NORTH DAKOTA — The North Dakota House of Representatives approved legislation on Monday that would protect the free-speech rights of student journalists at public schools and colleges — sending the bill to the governor’s desk for a signature.
Steve Listopad, an assistant professor and student media director at Valley City State University, who has pushed for the legislation, said he’s not concerned the governor will veto the bill.
The legislation, which the Senate approved unanimously in March after making several amendments, would prevent schools and colleges from operating under the Hazelwood School District v. Kuhlmeier U.S. Supreme Court precedent, which says institutions can censor school-sponsored media that is not designated as a public forum for student expression.
Instead, student journalists would be granted the same free-speech rights afforded to other students under the Tinker v. Des Moines Independent Community School District Supreme Court ruling. Under that ruling, school administrators cannot punish students for speech that does not cause a substantial disruption to the operation of the school.
“It’s an issue of student journalists learning with the proper tools,” Rep. Alex Looysen, a Republican who introduced the legislation in January, said. “You wouldn’t teach them without technology, so you shouldn’t teach them without the ability to ask the tough questions and report about the tough stuff.”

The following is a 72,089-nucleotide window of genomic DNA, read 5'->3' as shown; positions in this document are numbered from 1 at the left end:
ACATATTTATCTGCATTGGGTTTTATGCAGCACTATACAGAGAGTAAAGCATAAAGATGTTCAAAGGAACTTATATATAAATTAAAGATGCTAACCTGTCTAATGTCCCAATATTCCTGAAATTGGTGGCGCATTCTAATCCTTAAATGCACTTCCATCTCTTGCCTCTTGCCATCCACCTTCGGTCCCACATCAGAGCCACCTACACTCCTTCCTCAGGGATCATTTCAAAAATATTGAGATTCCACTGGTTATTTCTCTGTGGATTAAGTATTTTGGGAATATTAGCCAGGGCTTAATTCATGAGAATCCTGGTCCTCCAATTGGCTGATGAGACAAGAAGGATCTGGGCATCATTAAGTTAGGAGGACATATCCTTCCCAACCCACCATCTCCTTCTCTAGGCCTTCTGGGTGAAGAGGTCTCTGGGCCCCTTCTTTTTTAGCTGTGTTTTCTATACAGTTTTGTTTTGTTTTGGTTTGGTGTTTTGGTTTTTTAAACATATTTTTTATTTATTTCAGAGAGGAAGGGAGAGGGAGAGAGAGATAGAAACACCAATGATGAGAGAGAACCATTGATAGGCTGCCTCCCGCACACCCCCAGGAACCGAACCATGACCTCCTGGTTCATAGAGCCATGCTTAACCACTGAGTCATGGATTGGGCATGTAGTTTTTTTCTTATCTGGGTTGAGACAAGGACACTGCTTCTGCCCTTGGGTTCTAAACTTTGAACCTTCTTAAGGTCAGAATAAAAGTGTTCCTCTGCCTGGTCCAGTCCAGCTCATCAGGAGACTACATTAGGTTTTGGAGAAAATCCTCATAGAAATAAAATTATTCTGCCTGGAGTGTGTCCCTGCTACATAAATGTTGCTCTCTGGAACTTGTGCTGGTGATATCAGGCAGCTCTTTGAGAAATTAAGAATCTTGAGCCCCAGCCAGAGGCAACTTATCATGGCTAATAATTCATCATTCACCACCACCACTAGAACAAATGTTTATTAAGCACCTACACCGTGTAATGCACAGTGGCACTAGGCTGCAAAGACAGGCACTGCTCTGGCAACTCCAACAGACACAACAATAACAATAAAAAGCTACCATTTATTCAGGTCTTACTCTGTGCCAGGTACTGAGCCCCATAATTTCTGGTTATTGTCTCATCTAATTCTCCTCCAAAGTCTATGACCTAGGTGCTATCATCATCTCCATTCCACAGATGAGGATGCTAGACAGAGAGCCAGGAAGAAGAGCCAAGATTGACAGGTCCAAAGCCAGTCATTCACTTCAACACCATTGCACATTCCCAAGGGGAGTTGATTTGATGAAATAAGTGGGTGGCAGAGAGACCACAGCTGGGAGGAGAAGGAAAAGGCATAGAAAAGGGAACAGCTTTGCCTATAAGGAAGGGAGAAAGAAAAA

On Monday, the House Education Committee chairman reviewed and conferred the Senate’s amendments, including the removal of language that would have created guidelines for the prior review of student publications at colleges. Looysen said the House unanimously passed the bill as amended.
Prior to the Senate amendments, the House approved the measure 92-0, with two members abstaining, in February.
If Republican Gov. Jack Dalrymple approves the bill, North Dakota will become the eighth state — joining Arkansas, California, Colorado, Iowa, Kansas, Massachusetts and Oregon — to pass a law protecting student journalists’ free-speech rights under the Tinker standard. Illinois has a similar law, but it only applies to college students.
As the proposal approaches law, Listopad said he would like to keep the momentum going by working on rules that would extend additional free-speech protections for students at private schools and colleges — a proposal that lawmakers nixed early in the legislative process.
Steve Andrist, the North Dakota Newspaper Association’s executive director, said the legislation is an important step forward for student journalists, adding that it was gratifying “that the student free press movement has been reinvigorated by a little thing that was able to happen in a small, obscure, rural state like North Dakota.”
In a call for lawmakers in other states to follow North Dakota’s initiative, Frank LoMonte, executive director of the Student Press Law Center, said in a news release the legislation “will do more to improve the learning climate in North Dakota schools than any multimillion-dollar program could possibly accomplish, because it will empower young people to speak without fear about the issues of social and political concern on which they will soon be voting.”
Contact SPLC staff writer Mariana Viera by email or at (202) 478-1926.